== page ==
|Tarantula Information (for a more detailed Tarantula care review see Tarantula Care Sheets|
|Regions Found:||Central America|
|Longevity:||Females 3-10 years; males 2-5 years|
|Temperament:||docile and calm, can be skittish|
|Brachypelma albopilosum Housing Requirements|
|Tarantula Housing:||Floor space is more important than height, a deep substrate should be provided for burrowing. A good retreat is required.|
|Special Requirements:||No special requirements.|
|Breeding Brachypelma albopilosum Tarantulas|
|Egg sac size:||Unknown|
|Danger to Male:||Probable sexual cannibalism|
|Brachypelma albopilosum Diet|
|Livefood insects such as crickets, locust, butter worms, meal worms, superworms, houseflies and cockroaches.|
|Recommended Pet Supplies for Brachypelma albopilosum|
Known as the Honduran Curly Hair Tarantula, this very docile species is part of the ''Brachypelma'' genus and is widely available. Though not the best looking specimen it is an ideal beginner species for anyone interested in learning more about tarantulas. These tarantulas are native to Central America but are most seen in Costa Rica and Honduras. This species was first described scientifically in 1980 by Valerio.
Other names include the Honduras Curly Hair Tarantula, Curlyhair Tarantula, Honduran Curlyhair Tarantula and the Wooly Tarantula.
The Curly Hair Tarantula is an attractive species, colours do vary between individuals though they are usually a brownish-black colouration with gold markings and a covering of fine, curly, pink hairs. They are slow-growing and can have a leg-span of about 15 cm (6 inches).
Adult Curly Hair Tarantulas should be housed in a terrarium of between 5 to 10 gallons. This species is terrestrial so floorspace is more important than height. The habitat should be constructed so that they provide plenty of hiding places. A broken flowerpot may also be used to provide a great built-in burrow.
The substrate you use within the enclosure can be either potting soil, peat moss or vermiculite, whichever you use depends on your personal preferences as all have their good and bad points. The substrate should be atleast 10 cm (4inches) deep to provide a suitable layer for your spider to dig an effective burrow. The substrate should be kept damp but not so much so that bacteria and molds begin to grow.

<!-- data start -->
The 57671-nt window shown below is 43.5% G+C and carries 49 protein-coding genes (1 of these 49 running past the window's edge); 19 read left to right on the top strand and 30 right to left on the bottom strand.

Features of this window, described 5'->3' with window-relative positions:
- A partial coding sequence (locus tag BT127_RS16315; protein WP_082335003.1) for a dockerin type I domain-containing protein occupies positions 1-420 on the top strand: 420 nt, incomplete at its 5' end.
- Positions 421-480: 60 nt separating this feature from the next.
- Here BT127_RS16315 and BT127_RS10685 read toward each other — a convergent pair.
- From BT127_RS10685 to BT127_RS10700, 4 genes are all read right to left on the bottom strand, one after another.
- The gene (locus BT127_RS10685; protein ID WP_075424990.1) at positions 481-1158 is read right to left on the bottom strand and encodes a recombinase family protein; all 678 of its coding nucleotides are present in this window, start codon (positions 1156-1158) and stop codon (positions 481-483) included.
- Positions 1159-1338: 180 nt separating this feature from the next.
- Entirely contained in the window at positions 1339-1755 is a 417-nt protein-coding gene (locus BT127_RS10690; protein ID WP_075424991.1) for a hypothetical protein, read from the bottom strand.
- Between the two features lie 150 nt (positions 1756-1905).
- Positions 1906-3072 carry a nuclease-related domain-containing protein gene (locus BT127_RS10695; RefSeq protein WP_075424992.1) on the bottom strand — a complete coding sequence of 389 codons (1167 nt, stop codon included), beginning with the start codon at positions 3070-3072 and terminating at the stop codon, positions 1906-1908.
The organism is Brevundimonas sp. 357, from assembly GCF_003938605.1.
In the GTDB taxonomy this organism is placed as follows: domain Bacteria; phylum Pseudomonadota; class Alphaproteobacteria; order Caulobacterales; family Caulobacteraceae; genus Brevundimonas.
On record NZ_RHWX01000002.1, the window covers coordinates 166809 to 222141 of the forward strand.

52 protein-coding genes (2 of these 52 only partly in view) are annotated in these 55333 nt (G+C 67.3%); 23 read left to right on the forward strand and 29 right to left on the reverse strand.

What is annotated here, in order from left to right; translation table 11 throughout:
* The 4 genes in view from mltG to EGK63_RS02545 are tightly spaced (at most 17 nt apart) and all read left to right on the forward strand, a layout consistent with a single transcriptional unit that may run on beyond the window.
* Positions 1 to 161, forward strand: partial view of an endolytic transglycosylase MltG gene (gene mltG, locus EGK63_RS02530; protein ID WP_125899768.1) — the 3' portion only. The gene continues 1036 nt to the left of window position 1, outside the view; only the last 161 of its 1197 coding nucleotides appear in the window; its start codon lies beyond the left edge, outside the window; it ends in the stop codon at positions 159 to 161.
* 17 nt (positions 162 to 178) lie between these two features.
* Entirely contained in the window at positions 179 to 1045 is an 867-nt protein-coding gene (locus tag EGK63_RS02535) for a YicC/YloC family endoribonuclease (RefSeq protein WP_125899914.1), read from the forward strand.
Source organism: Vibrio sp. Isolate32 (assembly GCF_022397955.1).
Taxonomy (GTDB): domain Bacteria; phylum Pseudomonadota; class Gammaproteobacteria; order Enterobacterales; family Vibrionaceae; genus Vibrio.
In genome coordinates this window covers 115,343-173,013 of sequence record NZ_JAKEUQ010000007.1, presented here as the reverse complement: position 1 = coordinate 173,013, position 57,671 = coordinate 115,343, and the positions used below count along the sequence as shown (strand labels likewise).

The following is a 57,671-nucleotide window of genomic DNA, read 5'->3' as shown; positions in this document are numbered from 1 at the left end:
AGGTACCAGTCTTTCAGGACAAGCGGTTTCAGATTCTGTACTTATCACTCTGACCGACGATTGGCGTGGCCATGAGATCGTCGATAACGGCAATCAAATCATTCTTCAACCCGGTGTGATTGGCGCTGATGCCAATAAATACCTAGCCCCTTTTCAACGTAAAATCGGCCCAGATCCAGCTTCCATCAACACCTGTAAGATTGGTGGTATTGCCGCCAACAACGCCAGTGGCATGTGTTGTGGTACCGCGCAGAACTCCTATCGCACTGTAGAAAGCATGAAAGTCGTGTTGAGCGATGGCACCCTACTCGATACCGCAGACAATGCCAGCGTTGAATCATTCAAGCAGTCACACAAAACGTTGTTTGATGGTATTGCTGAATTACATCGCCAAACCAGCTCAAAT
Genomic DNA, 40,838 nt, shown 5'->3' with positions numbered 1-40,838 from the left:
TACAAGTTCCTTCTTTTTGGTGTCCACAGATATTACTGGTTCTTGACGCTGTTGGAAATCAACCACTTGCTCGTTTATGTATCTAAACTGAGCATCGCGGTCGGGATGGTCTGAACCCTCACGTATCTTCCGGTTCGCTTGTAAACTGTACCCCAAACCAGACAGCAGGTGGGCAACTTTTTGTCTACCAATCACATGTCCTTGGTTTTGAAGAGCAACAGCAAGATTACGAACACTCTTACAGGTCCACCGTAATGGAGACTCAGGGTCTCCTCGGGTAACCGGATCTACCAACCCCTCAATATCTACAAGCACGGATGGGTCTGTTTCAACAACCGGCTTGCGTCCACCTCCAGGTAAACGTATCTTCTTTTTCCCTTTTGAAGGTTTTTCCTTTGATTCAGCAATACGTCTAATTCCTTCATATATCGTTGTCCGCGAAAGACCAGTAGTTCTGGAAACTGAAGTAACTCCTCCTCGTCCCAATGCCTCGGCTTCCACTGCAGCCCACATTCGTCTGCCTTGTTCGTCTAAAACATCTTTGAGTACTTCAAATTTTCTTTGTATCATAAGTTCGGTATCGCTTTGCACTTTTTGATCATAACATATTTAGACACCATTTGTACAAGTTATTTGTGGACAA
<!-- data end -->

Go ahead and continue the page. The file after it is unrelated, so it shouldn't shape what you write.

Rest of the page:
This species requires a temperature range of between 24-28Â°C (75-82.5Â°F). A temperature gradient is important to allow the tarantula to regulate their body temperature as needed. The easiest way to provide the gradient is by using a heating mat designed for use under reptile tanks. This should be placed under no more than about 1/3 of the tank, so your pet can move from warmer to cooler temperatures if desired. Always verify that appropriate temperatures are being provided by using accurate thermometers in a few locations within the enclosure. A heat lamp with a 60-watt bulb over an area just outside the entrance to the burrow will provide a basking spot for your tarantula.
Humidity should be maintained at between 70-85% by providing a large, shallow water bowl and by misting the enclosure regularly. To successfully maintain the desired humidity conditions for your tarantula you are going to need a hygrometer. A hygrometer is a device used to measure relative humidity within the enclosure.
Spiderlings eat pinhead crickets, and other small insects. Adults eat crickets, other large insects, small lizards, pinkie mice, and an occasional fuzzy mouse every few months.
As previously explained this is one of the calmest species of tarantula, however, handling is not recommended due to their urticating hairs and sometimes skittish temperament. If you do feel the need to handle your pet then do so by slowly cupping the spider and gently raising it out of the enclosure, then allow it casually explore your hands, avoid making any rapid movements, if you are going to handle a tarantula it is important that you be confident.
Spiderlings should be fed pinhead crickets until they grow large enough to handle larger insects and small lizards. Pinkie mice may also be given once they reach a large enough size.
Spiderlings can be kept in small plastic containers, such as film canisters. It is important that these types of containers have air holes or spiderlings may suffocate.